Nursing Practice and Decision-Making Process in Response to Monitor Alarms among Critical Care Nurses

Persistent Link:
http://hdl.handle.net/10150/620966
Title:
Nursing Practice and Decision-Making Process in Response to Monitor Alarms among Critical Care Nurses
Author:
Schatz, Marilyn Rose
Issue Date:
2016
Publisher:
The University of Arizona.
Rights:
Copyright © is held by the author. Digital access to this material is made possible by the University Libraries, University of Arizona. Further transmission, reproduction or presentation (such as public display or performance) of protected items is prohibited except with permission of the author.
Abstract:
Background: Alarm interpretation and management are fundamental to managing critically ill patients. 1 There is little research as to the decision process nurses use to prioritize alarms or manage specific monitor parameters. Objective: The purpose of this study is to gain insight into the intricacy of the intensive care unit (ICU) nurses'critical decision process, using a human performance framework, when responding to monitor alarms. Method: Design: Descriptive design using semi-structured interview. Open-ended questions were developed based on the critical decision method (CDM) to explore ICU nurses' critical decision making process related to monitor alarms. Sixteen ICU nurses at a community hospital were interviewed to elicit perceptions and thought processes related to monitor alarms. Results: Responses to monitor alarms were affected by nursing experience, tones of the alarm, nurses' knowledge of the patient's condition as well as immediate visualization of patient to judge the urgency of an alarm. Both advanced beginner and expert nurses had similar initial response to monitor alarms; however, expert nurses added depth to their immediate assessment process by using previous experiences, intuition, and clinical expertise. Advanced beginner nurses frequently look to expert nurses for advice, guidance, and examples of clinical expertise. The majority of nurses had little or no formal training on the cardiac monitors used by that facility and all felt it would be beneficial in monitor alarm management. Conclusion: Understanding the decision-making process used by nurses can guide the development of policies and learning experiences that are crucial clinical support for alarm management.
Type:
text; Electronic Dissertation
Keywords:
Cognitive Task Analysis; Critical Decision Method; Decision-Making; Monitor Alarms; Nursing; Alarm Fatigue
Degree Name:
D.N.P.
Degree Level:
doctoral
Degree Program:
Graduate College; Nursing
Degree Grantor:
University of Arizona
Advisor:
Wung, Shu-Fen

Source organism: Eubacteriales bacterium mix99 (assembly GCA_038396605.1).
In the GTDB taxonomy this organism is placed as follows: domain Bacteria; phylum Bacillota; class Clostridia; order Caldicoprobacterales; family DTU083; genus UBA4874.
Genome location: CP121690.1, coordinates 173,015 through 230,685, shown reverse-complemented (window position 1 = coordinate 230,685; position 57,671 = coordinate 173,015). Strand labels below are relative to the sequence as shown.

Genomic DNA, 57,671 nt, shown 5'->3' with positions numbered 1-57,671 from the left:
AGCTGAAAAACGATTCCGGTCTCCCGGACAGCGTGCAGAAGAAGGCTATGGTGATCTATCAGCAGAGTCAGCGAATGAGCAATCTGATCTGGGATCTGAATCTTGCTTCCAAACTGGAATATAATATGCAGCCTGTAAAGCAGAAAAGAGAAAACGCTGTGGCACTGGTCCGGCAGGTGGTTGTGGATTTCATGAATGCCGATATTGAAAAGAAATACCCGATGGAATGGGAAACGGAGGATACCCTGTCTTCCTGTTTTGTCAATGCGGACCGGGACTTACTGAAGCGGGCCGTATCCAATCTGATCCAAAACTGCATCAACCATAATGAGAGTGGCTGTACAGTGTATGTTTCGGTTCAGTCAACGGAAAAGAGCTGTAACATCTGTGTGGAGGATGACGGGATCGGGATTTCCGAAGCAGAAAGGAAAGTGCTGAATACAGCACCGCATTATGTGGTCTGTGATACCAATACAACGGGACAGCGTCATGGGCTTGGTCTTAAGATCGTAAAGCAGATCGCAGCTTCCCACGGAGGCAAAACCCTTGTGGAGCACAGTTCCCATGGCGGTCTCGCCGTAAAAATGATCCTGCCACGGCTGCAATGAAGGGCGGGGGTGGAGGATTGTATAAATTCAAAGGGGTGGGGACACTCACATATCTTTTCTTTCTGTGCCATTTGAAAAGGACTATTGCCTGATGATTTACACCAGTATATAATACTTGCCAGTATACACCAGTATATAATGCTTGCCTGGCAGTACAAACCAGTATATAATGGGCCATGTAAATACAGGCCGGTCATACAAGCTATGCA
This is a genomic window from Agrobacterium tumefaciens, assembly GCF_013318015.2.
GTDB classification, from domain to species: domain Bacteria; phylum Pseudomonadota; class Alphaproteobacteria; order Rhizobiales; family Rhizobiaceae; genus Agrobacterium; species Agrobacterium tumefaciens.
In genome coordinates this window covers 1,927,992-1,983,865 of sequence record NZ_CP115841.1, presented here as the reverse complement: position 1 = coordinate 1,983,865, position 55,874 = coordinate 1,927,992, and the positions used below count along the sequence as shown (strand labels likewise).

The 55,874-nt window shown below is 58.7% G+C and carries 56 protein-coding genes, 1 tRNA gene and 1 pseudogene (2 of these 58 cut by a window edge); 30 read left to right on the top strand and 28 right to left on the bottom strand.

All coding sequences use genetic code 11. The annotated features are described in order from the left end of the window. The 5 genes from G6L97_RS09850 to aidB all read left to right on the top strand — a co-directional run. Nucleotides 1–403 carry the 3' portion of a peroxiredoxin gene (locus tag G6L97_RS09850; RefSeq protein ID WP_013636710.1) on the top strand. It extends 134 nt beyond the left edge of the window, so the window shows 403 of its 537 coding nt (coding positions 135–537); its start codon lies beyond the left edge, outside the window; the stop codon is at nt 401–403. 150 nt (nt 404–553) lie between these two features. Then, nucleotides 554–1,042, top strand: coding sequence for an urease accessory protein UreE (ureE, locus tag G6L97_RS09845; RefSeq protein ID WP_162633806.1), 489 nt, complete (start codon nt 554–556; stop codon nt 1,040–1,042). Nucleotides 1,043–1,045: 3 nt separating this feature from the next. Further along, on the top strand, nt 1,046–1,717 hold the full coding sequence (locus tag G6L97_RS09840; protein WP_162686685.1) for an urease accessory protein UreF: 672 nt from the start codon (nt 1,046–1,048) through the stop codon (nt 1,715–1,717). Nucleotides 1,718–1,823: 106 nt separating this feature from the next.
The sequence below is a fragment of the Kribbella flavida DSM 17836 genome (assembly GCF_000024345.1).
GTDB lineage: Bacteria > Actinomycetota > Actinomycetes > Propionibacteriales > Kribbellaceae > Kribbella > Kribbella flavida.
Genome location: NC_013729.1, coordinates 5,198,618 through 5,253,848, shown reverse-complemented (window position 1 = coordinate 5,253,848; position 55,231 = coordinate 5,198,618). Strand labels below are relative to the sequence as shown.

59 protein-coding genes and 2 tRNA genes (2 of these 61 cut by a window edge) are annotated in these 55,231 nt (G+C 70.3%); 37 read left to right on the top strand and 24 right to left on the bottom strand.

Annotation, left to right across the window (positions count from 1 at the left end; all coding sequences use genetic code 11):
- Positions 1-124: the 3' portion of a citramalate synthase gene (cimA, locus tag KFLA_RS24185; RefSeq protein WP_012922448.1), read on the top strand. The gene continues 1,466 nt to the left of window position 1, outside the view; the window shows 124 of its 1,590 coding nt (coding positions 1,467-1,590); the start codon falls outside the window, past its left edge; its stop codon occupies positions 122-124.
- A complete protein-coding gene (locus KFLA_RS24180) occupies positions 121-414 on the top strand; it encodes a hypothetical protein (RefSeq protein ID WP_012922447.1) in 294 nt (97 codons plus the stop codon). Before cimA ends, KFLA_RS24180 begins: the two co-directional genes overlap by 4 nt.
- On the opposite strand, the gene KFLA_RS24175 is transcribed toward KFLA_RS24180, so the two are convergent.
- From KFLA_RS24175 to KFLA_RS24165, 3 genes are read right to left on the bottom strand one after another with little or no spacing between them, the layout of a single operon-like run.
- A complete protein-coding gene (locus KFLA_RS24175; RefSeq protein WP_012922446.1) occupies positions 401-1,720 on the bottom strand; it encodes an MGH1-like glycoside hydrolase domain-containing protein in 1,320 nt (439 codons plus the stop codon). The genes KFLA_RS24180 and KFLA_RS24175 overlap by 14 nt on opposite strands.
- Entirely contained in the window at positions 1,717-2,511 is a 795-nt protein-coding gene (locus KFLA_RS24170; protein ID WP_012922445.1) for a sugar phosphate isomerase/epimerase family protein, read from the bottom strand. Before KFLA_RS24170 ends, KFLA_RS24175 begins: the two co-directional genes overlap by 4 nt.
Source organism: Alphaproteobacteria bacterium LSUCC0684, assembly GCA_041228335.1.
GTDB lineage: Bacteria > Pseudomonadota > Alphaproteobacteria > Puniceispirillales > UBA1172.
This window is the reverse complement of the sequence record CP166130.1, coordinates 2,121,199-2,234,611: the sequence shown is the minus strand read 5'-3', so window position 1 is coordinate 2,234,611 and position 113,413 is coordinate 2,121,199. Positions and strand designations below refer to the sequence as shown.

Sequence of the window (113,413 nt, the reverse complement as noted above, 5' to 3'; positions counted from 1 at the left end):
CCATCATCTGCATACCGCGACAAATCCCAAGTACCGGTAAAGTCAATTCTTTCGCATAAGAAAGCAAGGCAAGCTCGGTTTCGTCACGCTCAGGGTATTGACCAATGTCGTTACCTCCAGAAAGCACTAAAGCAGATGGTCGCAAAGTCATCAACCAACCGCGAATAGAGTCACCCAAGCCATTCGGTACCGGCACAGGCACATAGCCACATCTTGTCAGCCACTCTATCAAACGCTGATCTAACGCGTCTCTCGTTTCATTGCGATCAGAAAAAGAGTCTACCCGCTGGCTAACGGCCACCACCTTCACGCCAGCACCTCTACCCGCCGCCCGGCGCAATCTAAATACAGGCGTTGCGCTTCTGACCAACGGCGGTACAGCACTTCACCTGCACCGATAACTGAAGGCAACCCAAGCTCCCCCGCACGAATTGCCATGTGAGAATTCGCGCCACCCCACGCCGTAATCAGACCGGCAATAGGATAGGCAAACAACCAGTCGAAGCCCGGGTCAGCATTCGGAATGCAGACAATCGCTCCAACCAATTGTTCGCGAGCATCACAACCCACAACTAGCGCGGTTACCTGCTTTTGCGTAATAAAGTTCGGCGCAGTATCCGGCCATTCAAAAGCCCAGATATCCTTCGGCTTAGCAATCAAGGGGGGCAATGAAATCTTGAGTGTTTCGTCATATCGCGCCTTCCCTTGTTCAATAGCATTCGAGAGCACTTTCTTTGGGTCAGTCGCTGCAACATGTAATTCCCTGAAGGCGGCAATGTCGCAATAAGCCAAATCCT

Full metadata record

DC FieldValue Language
dc.language.isoen_USen
dc.titleNursing Practice and Decision-Making Process in Response to Monitor Alarms among Critical Care Nursesen_US
dc.creatorSchatz, Marilyn Roseen
dc.contributor.authorSchatz, Marilyn Roseen
dc.date.issued2016-
dc.publisherThe University of Arizona.en
dc.rightsCopyright © is held by the author. Digital access to this material is made possible by the University Libraries, University of Arizona. Further transmission, reproduction or presentation (such as public display or performance) of protected items is prohibited except with permission of the author.en
dc.description.abstractBackground: Alarm interpretation and management are fundamental to managing critically ill patients. 1 There is little research as to the decision process nurses use to prioritize alarms or manage specific monitor parameters. Objective: The purpose of this study is to gain insight into the intricacy of the intensive care unit (ICU) nurses'critical decision process, using a human performance framework, when responding to monitor alarms. Method: Design: Descriptive design using semi-structured interview. Open-ended questions were developed based on the critical decision method (CDM) to explore ICU nurses' critical decision making process related to monitor alarms. Sixteen ICU nurses at a community hospital were interviewed to elicit perceptions and thought processes related to monitor alarms. Results: Responses to monitor alarms were affected by nursing experience, tones of the alarm, nurses' knowledge of the patient's condition as well as immediate visualization of patient to judge the urgency of an alarm. Both advanced beginner and expert nurses had similar initial response to monitor alarms; however, expert nurses added depth to their immediate assessment process by using previous experiences, intuition, and clinical expertise. Advanced beginner nurses frequently look to expert nurses for advice, guidance, and examples of clinical expertise. The majority of nurses had little or no formal training on the cardiac monitors used by that facility and all felt it would be beneficial in monitor alarm management. Conclusion: Understanding the decision-making process used by nurses can guide the development of policies and learning experiences that are crucial clinical support for alarm management.en
dc.typetexten
dc.typeElectronic Dissertationen
dc.subjectCognitive Task Analysisen
dc.subjectCritical Decision Methoden
dc.subjectDecision-Makingen
dc.subjectMonitor Alarmsen
dc.subjectNursingen
dc.subjectAlarm Fatigueen
thesis.degree.nameD.N.P.en
thesis.degree.leveldoctoralen
thesis.degree.disciplineGraduate Collegeen
thesis.degree.disciplineNursingen
thesis.degree.grantorUniversity of Arizonaen
dc.contributor.advisorWung, Shu-Fenen
dc.contributor.committeememberWung, Shu-Fenen
dc.contributor.committeememberMerkle, Carrie J.en
dc.contributor.committeememberRigney, Ted S.en
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